Let’s keep some perspective here
I can tell you who and where I was ten years ago.
I was a miserable person who was trying to keep it together and failing at it, though I didn’t know it at the time.
2012 I had started adjuncting as an English professor at a local community college and learned, on the first night, that I wanted to teach. I worked at a newspaper in Louisiana and though I was five hours from my friends and family, I was alone.
I was learning some hard lessons — people are not always good and when they are not, they are awful. See people’s souls and not their exterior. There’s more to life than the newsroom, though it was my life at the time.
And I was drinking. Lots of wine. Bottles of it.
It wasn’t all bad. It was my first time traveling by train to the Association of Writers and Writing Programs conference in Chicago, and I was learning to work video and video conferencing for the first time (which has been so handy in 2020 and 2021), and I had just graduated from Goddard with my MFA. The best decision I made.
(Incidentally, I’m still paying on those loans. Ugh.)
But when I look at the picture from 10 years ago and now, I see a girl who was desperately lost and running toward something, anything, that would save her.
Except she didn’t know she needed saving. That may have been the most tragic part of it all.
I grieve for her. In a few short years (months?) she’ll develop depression and anxiety. She’ll gain enough weight to threaten her health and, in one summer night in 2015, in an apartment in Arlington, Texas, she’ll attempt to take her life.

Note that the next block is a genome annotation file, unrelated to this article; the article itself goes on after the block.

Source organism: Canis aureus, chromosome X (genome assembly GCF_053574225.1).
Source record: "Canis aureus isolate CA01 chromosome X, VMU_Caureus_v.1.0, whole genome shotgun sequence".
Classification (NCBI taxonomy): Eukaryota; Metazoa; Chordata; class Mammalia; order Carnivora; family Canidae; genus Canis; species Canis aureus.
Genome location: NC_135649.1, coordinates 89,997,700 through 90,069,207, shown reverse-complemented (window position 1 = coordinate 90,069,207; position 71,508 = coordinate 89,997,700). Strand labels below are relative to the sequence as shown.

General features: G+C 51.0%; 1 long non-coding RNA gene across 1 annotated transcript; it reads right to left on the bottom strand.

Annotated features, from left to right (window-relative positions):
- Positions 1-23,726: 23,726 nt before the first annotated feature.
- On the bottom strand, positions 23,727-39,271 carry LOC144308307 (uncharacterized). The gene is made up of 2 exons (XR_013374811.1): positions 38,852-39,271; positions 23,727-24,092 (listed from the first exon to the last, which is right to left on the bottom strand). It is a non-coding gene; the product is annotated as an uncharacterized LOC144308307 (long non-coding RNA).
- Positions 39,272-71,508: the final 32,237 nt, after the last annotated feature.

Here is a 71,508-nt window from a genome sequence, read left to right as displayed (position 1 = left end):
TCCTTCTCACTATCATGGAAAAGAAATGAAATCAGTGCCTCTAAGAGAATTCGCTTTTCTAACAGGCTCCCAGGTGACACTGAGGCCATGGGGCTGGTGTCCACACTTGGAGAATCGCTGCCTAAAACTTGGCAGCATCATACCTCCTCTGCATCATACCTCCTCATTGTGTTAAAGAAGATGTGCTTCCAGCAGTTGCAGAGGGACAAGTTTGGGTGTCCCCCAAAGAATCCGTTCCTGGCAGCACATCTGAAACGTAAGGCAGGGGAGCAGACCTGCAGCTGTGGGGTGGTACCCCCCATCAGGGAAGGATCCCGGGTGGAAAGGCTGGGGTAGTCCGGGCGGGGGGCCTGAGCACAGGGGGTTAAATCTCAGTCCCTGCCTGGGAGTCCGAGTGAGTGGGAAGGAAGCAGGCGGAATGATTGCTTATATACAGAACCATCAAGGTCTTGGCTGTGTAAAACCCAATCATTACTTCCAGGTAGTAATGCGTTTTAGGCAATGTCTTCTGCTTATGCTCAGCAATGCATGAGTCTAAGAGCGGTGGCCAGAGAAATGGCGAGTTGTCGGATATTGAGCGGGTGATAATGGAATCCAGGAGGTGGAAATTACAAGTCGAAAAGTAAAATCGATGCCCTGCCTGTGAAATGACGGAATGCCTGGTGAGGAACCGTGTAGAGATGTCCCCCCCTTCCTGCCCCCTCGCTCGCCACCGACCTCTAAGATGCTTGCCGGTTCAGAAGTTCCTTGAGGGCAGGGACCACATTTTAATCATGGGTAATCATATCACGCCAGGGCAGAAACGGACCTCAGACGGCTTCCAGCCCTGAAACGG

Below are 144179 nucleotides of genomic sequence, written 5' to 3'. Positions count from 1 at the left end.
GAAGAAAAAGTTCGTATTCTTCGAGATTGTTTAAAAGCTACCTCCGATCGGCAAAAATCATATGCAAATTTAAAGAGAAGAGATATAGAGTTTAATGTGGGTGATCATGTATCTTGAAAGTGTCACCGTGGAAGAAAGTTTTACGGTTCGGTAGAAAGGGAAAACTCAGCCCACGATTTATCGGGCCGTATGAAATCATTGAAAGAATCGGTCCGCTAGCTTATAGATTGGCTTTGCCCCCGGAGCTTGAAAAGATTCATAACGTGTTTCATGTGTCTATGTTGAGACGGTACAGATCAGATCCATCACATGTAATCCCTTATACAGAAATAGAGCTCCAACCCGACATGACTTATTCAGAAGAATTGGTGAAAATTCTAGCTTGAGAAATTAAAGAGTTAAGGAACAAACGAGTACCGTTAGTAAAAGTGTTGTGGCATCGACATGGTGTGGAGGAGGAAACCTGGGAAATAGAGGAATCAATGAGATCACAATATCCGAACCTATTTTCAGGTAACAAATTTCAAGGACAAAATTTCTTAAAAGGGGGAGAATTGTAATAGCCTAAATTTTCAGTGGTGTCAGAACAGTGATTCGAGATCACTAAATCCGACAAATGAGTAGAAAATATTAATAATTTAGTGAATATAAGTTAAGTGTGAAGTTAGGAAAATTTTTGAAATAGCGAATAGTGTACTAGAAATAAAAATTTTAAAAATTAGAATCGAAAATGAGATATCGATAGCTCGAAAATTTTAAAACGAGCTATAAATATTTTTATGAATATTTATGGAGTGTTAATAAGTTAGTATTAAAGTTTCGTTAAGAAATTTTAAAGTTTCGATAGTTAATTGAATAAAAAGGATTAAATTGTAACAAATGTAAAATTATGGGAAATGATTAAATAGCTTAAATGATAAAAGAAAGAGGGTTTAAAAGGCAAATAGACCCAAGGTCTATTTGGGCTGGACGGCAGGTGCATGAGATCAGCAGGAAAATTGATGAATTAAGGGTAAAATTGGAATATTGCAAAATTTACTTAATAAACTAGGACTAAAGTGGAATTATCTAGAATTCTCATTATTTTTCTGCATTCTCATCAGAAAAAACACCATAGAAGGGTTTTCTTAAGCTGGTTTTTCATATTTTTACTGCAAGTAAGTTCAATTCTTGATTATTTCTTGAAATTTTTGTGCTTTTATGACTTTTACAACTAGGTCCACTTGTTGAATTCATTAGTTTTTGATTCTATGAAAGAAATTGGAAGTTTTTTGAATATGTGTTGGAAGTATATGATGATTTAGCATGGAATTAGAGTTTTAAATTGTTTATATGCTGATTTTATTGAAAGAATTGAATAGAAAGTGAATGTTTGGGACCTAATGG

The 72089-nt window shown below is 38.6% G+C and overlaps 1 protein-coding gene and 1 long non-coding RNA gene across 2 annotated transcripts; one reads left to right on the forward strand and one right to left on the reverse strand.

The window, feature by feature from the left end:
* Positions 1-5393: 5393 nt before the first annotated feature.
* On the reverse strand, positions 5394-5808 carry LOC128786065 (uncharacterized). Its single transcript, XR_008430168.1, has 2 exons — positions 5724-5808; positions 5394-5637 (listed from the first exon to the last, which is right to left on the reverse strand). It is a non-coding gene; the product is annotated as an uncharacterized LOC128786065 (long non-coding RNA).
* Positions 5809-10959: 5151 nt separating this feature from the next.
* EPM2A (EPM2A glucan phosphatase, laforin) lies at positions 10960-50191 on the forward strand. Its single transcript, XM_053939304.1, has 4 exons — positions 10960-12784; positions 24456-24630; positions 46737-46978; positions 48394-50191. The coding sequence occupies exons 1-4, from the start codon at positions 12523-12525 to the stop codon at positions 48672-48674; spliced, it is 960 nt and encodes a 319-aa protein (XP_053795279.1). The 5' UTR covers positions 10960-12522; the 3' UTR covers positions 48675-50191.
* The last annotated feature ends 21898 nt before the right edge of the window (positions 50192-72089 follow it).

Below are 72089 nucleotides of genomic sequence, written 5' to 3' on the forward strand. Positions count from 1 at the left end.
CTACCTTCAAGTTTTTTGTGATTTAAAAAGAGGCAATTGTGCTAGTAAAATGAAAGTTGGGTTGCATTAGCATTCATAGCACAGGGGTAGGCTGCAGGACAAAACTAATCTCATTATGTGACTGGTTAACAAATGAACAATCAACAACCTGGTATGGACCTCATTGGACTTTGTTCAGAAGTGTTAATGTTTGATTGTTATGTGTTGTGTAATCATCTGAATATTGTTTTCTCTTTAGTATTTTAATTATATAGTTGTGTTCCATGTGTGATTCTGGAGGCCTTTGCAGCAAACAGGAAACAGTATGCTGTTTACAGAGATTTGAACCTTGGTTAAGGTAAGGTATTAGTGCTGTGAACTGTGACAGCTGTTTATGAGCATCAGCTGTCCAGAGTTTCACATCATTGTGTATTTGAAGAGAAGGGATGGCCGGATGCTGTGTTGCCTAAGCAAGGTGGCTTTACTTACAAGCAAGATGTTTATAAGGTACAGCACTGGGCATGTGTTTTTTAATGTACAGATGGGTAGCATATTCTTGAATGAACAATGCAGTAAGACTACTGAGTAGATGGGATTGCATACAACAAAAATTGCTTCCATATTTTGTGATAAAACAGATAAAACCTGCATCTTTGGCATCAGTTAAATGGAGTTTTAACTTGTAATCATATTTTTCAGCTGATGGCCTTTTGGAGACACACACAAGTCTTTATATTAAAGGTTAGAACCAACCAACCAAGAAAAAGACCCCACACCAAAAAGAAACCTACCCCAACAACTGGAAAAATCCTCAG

This #10yearchallenge is mostly about aesthetics. Do you look younger or older? Have the years been kind to you?
So, how have the years treated you?
When looking at the past, it’s easy to stir long-laying ghosts that perhaps should never been mentioned. For most of us, this social media-inspired walk down memory lane will bring up hard-earned, learned, and re-learned lessons that still sting.
Even as I write this I’m a little teary-eyed at the memories.
It’s important to acknowledge the person you were 10 years ago, the situation you were in and what it lead to. The good needs the bad and vise versa for that is life. There is no 2022 version of you without the 2012 version of you, no matter how naive or not they were.
What I’m saying is to go beyond the aesthetics of a trend and take the opportunity to celebrate and acknowledge all of it — good, bad, and indifferent. That what is a trend doesn’t have to hurt and if it does hurt, if there is still pain there, that you now know better than then to help heal yourself.
You are the person the 2012 version has been waiting for. Heal them for both.
Live the peace both of you wanted.
As for 2012 me, I grieve for her but I celebrate her. She did her best. And each day, she has more peace than the day before. Like she always wanted.
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